Cycle World|Issue 2 - 2020
The word “spring” usually applies to an intentionally created elastic element, such as the helical coil springs used in vehicle suspension or engine valve trains. It can also apply to the compressibility of gases, as in the pneumatic valve springs used in MotoGP, or in the MX “air suspensions” that flower every few years. Rubber in torsion was a common form of spring in 1960s British motocross bikes. Spring can also describe structures never intended to be flexible, as when former Ducati engineer Corrado Cecchinelli explained to me that certain riders mistakenly feel flex in footpeg brackets as loss of tire grip.
Structures acting as springs became a big subject during the decades when chatter set the upper limit of chassis performance. I was shown a Yamaha 750 Superbike on a two-post hydraulic shaker rig as the operator Rob Tuluie (Makers, Issue 3, 2019, CW) made a frequency sweep. At around 22 Hz the front wheel essentially disappeared, so large and rapid was the fore-and-aft whipping motion excited in the springy fork tubes and steering head. When in 1993 Yamaha again stiffened the chassis of its two-stroke YZR500 GP bike, rider Wayne Rainey characterized the result as “chatter, hop, and skating.” Since that time, intensive work has gone into making chassis and swingarms into functional suspension springs, their deliberately created lateral flexibility improving the ability of the tires to follow irregular pavement at high lean angle, rather than skip rigidly from crest to crest, losing grip each time.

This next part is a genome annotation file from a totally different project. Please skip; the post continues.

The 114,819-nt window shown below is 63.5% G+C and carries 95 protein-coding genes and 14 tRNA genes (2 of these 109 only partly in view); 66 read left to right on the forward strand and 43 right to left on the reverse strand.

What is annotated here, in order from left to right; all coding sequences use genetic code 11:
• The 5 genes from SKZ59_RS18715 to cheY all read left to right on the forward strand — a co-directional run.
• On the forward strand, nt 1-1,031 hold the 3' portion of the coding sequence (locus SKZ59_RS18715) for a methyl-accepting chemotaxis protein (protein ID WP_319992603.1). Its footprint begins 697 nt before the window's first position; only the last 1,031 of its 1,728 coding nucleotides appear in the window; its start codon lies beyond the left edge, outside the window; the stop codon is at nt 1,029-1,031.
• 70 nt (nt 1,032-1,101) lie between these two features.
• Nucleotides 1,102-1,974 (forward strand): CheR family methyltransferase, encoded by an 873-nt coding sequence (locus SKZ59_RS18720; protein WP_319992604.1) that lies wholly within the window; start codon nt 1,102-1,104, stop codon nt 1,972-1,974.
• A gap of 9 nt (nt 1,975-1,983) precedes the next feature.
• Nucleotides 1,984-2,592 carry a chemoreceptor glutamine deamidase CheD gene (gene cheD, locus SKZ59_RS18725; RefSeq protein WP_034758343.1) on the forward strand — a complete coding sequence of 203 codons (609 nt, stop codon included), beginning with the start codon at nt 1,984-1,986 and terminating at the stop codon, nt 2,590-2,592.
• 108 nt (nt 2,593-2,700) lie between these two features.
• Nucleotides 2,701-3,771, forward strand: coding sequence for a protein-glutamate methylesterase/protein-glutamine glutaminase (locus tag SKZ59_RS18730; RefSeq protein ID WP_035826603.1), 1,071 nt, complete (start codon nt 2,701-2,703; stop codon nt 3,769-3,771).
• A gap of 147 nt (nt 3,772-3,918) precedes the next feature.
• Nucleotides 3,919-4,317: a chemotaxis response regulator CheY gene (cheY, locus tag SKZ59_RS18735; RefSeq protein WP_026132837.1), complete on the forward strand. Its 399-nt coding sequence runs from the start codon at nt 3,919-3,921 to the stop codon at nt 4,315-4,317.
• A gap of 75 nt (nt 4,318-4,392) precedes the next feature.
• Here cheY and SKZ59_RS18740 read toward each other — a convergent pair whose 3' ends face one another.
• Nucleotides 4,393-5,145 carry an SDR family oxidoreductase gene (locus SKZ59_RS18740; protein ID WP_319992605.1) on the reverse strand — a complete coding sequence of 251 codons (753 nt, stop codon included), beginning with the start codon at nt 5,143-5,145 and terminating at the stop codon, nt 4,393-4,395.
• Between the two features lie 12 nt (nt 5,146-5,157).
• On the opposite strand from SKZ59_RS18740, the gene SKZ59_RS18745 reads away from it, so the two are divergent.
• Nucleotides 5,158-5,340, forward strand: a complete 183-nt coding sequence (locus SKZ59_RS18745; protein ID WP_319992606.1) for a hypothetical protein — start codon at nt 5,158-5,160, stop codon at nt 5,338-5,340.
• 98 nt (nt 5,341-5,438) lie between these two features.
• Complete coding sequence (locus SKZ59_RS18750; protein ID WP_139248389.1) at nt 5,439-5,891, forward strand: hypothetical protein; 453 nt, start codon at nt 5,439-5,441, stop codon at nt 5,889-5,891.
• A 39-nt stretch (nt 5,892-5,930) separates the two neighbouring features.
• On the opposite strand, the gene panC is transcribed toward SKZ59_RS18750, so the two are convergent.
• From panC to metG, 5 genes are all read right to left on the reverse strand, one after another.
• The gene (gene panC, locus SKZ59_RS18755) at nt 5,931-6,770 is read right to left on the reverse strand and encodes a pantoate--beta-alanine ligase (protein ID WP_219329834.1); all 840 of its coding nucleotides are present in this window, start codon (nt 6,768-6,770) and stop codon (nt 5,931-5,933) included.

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Issue 2 - 2020